To simplify is to understanding what is important. Once you understand what is important, your life will be simpler if you keep your eye on those important things. For me my family, my life-time friends, shelter, food, good books, some music, a little personal creativity and open space are important. Sometimes I lose focus of what is important, but when I remember what counts at the end of the day it all becomes simpler, less stressful.
It is important to simplify. If you know what is important it is simple.
It is amazing to me how quickly the days get shorter once the first day of summer happens. The sun is setting earlier and it is dark by 8 in the evening and still dark at 6 in the morning. It makes me blue to think that I have to endure another three months of the days getting shorter.
When I was growing up there was a place called “the wrong side of the tracks”. It was a dicey neighbor even then you didn’t go into it if you didn’t have business. If you had business there you got in and out before the sun went down. I don’t think any place was as bad as it sounded but it was always there. It was unknown, scary and bad things could happen to you there.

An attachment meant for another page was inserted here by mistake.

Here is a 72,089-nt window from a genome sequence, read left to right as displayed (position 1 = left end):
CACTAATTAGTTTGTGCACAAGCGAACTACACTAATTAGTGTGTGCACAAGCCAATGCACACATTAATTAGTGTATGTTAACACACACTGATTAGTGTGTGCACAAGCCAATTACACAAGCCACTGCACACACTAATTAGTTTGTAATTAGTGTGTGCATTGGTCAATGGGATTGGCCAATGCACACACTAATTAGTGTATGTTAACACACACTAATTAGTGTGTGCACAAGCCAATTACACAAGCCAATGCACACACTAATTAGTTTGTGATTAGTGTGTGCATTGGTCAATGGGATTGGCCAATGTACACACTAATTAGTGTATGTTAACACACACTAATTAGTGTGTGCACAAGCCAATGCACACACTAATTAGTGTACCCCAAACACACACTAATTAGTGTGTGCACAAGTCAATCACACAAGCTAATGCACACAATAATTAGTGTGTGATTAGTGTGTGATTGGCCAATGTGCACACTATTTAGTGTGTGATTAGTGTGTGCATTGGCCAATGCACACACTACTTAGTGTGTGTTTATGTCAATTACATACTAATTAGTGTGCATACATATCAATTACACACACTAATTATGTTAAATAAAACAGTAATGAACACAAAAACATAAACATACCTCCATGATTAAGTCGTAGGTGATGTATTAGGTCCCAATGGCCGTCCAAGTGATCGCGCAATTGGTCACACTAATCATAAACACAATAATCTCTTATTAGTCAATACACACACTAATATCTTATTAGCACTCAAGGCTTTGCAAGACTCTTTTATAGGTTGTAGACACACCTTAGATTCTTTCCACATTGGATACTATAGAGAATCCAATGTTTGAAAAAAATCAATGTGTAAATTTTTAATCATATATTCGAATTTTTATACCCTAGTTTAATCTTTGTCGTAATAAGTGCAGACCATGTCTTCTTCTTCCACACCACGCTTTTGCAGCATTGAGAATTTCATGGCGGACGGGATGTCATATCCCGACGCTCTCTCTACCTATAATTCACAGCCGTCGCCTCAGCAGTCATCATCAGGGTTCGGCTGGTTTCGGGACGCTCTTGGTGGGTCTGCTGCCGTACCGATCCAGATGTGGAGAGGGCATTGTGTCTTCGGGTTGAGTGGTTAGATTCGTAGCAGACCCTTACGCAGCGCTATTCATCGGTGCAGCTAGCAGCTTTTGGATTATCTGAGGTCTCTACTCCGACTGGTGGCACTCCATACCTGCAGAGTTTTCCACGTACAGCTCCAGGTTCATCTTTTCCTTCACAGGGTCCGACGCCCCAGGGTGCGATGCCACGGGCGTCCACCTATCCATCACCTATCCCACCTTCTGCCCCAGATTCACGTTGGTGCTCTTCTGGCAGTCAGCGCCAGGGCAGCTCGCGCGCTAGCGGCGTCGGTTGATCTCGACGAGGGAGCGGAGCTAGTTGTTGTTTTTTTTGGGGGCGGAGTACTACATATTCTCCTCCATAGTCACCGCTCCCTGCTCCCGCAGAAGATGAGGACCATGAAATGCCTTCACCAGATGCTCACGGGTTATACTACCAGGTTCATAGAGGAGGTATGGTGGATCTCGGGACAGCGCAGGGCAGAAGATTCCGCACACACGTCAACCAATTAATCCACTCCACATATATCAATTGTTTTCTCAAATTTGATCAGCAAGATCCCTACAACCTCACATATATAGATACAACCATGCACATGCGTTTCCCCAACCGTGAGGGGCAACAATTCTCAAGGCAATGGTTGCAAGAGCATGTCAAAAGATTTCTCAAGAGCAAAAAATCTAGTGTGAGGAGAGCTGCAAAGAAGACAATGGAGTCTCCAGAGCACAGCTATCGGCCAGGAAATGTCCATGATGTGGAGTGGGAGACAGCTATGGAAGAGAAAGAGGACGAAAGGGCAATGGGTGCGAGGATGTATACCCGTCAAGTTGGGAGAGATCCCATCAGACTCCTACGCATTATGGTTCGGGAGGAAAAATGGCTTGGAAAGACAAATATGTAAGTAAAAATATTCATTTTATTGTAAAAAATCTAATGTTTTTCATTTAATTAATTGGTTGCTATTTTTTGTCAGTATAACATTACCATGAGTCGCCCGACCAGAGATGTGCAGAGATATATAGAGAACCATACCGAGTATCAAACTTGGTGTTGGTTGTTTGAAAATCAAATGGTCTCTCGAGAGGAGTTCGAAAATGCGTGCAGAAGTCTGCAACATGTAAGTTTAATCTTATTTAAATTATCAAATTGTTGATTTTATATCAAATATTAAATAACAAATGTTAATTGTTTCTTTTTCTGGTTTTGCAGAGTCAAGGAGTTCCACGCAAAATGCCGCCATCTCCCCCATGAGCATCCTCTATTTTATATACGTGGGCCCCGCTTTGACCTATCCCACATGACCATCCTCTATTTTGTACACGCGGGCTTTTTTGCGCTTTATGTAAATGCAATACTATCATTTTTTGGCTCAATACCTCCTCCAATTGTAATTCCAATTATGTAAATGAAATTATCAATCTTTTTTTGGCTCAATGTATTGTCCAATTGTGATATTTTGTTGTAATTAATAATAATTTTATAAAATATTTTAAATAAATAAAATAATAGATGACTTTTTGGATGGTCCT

Wildlife so often gets on the wrong side of the tracks, well in many cases it is the wrong side of the road for them. Lately we have been experiencing that with the coyotes.
We live in on a dead-end road that backs up to ranch land. The wolves behind us on the ranches and public lands have been breeding like the canine they are. (Think about how many dogs end up in shelters each year and you get the picture, of what is going on in the wild.) We have been having packs split up and moving into to more and more area. Small game reserves changed and in some cases been depleted. All of this drives coyotes around as well.
In the last couple of days we have had coyotes cross our little dirt road settle down in the creek bed on the far side of our property. They have been partying hearty and singing for hours nightly. Our little dog has decided even on a leash with us right there, he can hold it from the time the sun goes down until it comes up again.
This now move puts the coyotes only one parcel of land between them and the interstate. It also puts them in an urban interface. Though we live in the country and we all have some land, folks still have critters…dogs, cats, chickens,ducks, horses and cattle. No one likes to lose an animal. It is not good. Some of what we have is easy prey, other of it isn’t prey, but a canine pack large enough can get a little bold. It is likely that some of these coyotes will meet an unfortunate demise, this last move has put them on the wrong side of the tracks.